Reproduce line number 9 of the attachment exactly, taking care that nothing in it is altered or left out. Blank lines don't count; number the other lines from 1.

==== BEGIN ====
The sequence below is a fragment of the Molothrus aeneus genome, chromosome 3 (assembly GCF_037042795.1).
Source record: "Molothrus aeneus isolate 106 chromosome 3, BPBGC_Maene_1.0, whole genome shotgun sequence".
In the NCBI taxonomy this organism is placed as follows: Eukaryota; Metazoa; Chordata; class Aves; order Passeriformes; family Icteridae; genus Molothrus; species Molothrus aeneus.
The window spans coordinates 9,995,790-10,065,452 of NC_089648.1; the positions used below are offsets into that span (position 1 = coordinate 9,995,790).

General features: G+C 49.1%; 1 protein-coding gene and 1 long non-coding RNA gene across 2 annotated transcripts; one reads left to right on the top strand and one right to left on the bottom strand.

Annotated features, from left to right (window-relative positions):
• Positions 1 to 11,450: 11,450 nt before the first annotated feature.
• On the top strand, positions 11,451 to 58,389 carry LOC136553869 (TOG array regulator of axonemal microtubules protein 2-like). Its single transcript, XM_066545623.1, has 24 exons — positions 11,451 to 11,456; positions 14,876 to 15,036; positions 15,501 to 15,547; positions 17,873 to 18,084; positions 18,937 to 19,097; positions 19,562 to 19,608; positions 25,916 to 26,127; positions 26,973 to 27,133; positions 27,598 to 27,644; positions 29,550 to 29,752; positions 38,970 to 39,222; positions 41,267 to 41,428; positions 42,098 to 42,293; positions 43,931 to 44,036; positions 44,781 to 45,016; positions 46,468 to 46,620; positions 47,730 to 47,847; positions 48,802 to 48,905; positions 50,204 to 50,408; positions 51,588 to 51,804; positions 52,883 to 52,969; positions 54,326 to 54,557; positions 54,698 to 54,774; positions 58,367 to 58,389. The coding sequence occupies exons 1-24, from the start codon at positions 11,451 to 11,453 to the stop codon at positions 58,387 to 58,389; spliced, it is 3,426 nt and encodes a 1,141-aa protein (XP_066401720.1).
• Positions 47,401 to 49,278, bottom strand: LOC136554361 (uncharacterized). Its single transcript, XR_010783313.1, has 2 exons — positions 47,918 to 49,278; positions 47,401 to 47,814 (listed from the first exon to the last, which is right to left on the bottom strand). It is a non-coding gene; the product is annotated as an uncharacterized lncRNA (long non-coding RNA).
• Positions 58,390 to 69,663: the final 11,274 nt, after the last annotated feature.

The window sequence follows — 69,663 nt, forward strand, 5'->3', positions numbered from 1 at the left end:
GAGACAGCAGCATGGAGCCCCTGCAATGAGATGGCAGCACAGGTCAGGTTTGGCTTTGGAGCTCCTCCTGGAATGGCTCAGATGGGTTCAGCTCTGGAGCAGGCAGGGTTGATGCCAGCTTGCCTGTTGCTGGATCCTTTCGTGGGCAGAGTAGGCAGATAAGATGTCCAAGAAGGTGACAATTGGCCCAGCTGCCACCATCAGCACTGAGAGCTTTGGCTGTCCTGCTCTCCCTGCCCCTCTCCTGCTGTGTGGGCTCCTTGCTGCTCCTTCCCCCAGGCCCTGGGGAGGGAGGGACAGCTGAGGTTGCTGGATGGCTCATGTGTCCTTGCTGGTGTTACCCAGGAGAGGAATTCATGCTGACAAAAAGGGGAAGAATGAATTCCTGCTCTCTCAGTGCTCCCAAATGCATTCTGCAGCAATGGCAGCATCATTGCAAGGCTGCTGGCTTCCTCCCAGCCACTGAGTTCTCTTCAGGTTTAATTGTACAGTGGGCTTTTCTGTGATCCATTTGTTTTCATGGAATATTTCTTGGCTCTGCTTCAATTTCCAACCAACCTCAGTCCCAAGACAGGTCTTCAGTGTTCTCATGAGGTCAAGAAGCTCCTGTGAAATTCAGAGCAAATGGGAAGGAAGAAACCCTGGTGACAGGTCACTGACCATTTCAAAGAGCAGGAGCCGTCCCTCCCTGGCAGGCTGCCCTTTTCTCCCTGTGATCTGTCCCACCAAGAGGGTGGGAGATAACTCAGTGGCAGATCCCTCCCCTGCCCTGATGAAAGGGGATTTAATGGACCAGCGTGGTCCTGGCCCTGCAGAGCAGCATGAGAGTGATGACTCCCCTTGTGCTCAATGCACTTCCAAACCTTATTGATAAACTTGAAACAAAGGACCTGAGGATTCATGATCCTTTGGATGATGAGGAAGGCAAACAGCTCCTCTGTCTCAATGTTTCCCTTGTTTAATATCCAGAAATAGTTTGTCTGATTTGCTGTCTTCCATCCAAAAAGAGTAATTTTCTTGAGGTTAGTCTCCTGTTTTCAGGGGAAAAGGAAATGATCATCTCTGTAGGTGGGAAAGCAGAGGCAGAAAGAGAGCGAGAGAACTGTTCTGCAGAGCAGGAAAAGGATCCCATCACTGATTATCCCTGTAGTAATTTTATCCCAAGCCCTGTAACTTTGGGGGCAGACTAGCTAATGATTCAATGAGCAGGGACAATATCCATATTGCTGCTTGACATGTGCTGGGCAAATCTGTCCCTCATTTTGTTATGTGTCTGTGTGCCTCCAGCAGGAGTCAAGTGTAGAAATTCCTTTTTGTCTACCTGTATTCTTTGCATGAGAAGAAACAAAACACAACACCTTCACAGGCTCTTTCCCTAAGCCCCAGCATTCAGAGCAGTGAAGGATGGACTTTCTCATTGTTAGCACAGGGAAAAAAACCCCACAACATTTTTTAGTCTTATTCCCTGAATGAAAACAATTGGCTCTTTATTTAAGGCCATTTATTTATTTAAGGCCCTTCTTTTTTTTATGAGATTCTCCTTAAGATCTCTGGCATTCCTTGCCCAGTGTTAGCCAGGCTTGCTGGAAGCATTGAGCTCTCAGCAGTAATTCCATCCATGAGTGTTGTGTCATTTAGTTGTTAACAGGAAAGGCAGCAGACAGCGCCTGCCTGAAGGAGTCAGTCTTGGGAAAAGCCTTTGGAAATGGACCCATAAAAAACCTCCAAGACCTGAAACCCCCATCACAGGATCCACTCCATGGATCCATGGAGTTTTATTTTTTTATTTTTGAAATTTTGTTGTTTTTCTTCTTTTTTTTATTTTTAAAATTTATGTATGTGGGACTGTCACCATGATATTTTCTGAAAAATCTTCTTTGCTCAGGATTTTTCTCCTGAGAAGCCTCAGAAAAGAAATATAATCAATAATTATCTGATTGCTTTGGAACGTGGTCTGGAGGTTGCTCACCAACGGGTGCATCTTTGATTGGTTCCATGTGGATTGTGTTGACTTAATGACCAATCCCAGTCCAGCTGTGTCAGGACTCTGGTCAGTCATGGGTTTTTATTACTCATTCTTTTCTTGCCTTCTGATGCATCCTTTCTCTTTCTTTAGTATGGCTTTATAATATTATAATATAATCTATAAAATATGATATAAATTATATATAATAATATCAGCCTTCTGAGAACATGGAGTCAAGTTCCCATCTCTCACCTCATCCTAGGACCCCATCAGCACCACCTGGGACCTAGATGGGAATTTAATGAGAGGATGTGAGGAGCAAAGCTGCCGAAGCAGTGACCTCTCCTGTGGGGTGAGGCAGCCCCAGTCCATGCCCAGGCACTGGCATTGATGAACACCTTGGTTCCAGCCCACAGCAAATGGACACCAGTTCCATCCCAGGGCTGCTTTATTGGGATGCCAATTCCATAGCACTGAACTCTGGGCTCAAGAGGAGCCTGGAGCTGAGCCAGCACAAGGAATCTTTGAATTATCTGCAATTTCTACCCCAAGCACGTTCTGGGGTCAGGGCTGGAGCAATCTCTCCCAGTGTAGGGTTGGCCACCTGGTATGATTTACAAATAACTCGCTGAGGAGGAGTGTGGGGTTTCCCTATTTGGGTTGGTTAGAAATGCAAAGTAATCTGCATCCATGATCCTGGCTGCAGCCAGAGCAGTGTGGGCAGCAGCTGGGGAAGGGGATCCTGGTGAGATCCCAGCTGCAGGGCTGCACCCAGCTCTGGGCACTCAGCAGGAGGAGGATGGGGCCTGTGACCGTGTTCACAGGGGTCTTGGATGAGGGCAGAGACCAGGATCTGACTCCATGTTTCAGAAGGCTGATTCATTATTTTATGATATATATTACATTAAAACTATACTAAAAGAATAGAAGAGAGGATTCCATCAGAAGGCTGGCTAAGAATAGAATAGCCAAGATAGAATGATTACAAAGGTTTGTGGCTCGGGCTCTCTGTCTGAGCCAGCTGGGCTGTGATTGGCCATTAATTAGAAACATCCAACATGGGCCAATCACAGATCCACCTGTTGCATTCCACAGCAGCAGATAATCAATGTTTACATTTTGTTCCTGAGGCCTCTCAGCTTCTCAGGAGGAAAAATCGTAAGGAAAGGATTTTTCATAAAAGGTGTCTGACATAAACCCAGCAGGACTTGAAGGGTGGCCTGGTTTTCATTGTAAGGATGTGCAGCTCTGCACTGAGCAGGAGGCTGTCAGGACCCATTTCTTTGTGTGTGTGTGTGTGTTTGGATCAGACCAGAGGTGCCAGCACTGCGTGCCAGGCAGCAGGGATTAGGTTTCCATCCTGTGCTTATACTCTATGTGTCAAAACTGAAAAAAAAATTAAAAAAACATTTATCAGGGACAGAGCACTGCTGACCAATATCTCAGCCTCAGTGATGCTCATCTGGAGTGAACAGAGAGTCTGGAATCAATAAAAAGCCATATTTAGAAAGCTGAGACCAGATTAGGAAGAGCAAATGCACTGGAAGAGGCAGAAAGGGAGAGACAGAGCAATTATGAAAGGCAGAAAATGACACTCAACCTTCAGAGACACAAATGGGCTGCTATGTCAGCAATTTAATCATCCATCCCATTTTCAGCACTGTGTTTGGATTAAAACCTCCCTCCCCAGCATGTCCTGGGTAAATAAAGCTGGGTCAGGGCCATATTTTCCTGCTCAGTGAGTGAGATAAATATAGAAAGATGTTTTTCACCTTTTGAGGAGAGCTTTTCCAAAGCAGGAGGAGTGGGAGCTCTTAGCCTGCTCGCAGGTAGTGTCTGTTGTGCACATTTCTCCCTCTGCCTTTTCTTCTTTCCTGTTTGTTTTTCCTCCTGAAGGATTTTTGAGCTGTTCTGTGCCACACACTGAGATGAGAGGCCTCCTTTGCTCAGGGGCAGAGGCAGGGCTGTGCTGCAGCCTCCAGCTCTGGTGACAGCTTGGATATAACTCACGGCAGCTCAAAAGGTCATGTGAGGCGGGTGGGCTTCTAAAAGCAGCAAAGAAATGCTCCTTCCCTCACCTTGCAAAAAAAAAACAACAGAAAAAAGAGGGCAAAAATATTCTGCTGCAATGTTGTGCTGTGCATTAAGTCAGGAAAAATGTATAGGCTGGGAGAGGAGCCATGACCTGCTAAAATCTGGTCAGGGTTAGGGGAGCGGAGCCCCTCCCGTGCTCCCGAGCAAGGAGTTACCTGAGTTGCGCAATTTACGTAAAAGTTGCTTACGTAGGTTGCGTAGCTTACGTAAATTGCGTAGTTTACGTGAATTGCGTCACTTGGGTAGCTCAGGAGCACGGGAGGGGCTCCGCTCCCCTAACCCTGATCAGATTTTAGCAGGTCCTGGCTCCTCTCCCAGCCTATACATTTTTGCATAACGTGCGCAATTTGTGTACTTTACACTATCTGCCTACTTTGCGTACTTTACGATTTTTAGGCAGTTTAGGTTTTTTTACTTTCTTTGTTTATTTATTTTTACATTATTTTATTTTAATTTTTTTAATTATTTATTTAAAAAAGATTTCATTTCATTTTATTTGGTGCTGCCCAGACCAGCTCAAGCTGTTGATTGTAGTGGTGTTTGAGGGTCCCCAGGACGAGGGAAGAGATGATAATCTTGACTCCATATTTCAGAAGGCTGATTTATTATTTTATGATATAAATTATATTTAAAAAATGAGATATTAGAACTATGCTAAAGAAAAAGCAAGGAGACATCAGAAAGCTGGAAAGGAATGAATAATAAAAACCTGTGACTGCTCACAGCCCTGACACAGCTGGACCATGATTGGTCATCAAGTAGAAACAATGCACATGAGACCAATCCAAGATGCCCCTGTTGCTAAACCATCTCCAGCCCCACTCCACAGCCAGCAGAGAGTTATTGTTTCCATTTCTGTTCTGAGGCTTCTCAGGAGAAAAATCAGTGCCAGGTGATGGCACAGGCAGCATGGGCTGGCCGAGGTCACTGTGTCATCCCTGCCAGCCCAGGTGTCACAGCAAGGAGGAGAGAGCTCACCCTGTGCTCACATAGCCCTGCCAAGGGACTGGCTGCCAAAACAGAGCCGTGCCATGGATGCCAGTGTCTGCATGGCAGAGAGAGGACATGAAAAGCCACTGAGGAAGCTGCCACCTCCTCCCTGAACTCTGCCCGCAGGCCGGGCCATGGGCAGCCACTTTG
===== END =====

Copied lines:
• Positions 47,401 to 49,278, bottom strand: LOC136554361 (uncharacterized). Its single transcript, XR_010783313.1, has 2 exons — positions 47,918 to 49,278; positions 47,401 to 47,814 (listed from the first exon to the last, which is right to left on the bottom strand). It is a non-coding gene; the product is annotated as an uncharacterized lncRNA (long non-coding RNA).